Eighteen samples were randomly chosen for the light-colored part: 15 were identified by XRD as apatite and 3 as dolomite. By LITRL 11 apatites (73%) clearly demonstrated the presence of Dy
Twelve samples were randomly chosen from the dark-colored part: 11 were identified by XRD as apatite and 1 as dolomite. Dy
The results of these studies are tabulated in Table 2, the data of which indicate that the main object is the light-colored fraction, where the average dolomite content was 33%, while that in the +½ fraction was nearly 60% and in the +⅜ fraction, more than 50%. The dark-colored fractions usually contained 1% dolomite.
In order to address the problem that Dy3+ luminescence intensity varies strongly from apatite to apatite, an optimal excitation band was chosen. It is well known that Dy3+ has very narrow excitation bands, this being confirmed by the fact that in the apatite it is strongly excited by 355-nm radiation, but absolutely not at 337 nm.
In an additional embodiment, the sensitivity was improved by computerized spectral analysis using smoothing, which achieves an improvement of the signal-to-noise ratio by mathematical processing of the raw data. A widely used method of spectral data smoothing in the art is the moving window and polynomial curve fitting (the Savitzky-Golay method). This method also includes simultaneous processing of the data to locate peaks by the calculation of the spectrum derivatives. The moving window scans spanning M data points, moves along the data, and creates an estimation of smoothing spectrum or its derivative in the inner window point.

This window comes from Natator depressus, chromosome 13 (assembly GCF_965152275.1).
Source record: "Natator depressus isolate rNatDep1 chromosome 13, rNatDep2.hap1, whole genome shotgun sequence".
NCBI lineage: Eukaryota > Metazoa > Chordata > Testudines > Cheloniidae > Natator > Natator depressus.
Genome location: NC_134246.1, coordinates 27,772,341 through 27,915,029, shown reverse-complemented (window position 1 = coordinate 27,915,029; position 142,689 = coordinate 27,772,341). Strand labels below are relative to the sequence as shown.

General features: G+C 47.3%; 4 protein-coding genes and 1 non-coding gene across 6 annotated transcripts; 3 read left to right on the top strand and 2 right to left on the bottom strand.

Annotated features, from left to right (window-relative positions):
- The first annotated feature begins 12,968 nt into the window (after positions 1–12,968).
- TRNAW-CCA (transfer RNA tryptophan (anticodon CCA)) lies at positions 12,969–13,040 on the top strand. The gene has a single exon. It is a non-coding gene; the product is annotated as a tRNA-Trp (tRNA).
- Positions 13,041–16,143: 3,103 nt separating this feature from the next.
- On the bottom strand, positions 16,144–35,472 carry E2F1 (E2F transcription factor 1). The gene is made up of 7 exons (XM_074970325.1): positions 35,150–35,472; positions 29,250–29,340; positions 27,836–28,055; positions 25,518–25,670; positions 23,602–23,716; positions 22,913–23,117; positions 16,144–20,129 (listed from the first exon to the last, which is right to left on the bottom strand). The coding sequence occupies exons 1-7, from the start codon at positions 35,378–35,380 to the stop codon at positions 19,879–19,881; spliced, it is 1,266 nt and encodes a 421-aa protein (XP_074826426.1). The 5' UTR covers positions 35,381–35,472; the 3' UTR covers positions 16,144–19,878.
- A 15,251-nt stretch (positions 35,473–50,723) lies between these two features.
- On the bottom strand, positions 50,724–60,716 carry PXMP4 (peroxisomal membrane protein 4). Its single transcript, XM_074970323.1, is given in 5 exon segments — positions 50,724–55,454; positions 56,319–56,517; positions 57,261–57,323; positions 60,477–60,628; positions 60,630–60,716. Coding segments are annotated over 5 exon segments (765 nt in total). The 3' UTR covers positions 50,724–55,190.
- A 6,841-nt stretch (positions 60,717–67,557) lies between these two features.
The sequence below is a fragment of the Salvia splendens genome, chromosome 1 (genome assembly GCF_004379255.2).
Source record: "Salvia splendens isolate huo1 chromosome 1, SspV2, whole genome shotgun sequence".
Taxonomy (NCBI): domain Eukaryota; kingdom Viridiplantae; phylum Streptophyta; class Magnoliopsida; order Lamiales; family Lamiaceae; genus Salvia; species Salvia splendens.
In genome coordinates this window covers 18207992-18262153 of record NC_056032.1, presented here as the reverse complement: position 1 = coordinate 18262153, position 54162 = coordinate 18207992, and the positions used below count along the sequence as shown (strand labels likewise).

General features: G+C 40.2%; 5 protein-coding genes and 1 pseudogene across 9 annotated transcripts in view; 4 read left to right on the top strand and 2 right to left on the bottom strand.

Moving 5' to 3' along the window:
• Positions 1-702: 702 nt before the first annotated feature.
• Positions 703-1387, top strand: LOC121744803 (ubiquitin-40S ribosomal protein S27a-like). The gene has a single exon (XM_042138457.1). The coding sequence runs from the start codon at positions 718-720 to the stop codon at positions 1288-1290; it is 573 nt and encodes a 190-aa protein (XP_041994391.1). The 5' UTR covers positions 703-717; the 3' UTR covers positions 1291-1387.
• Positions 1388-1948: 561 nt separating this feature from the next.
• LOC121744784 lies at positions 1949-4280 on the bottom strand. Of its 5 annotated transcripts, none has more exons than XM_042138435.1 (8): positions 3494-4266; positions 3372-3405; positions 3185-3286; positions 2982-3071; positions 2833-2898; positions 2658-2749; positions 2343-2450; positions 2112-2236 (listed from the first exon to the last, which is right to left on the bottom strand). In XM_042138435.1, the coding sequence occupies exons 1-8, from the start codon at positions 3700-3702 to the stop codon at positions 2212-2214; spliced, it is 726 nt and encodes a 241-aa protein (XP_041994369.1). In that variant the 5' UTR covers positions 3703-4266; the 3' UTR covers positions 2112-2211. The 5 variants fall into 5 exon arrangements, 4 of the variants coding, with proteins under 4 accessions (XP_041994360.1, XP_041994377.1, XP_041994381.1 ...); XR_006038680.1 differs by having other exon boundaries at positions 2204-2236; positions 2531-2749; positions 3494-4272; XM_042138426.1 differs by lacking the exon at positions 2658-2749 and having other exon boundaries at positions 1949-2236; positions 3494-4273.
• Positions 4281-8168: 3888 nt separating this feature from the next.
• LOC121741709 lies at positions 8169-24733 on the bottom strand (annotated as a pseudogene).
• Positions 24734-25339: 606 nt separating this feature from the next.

In order to computerize the analysis of spectral data, a software program was written containing the following elements:
1. Reading of the ASCII files
2. Smoothing by the Savitzky-Golay method (SGM)
3. Calculation of the first and second derivatives of spectrum data by SGM
4. Calculation of background by the least-squares method
5. Peak searching
6. Calculation of the peak amplitude above the background
7. Storing the results in Microsoft Excel files
The significant difference between apatite and dolomite is the presence of a peak near 483 nm in the apatite spectrum that is not present in the dolomite spectrum.
The purpose of the first step of the analysis is smoothing of spectra and checking for a peak in the 483-nm area. A 5-point SGM has been used for smoothing, which gives effective results for increasing the signal-to-noise ratio. It was determined that all apatite spectra have peaks in the 483-nm region (the average wavelength of the peak maximum is 483.250 nm, with a standard deviation of 1.572 nm). At that time only 7 of the dolomite spectra demonstrated a peak in this area (average wavelength 483.219 nm, standard deviation 2.144 nm).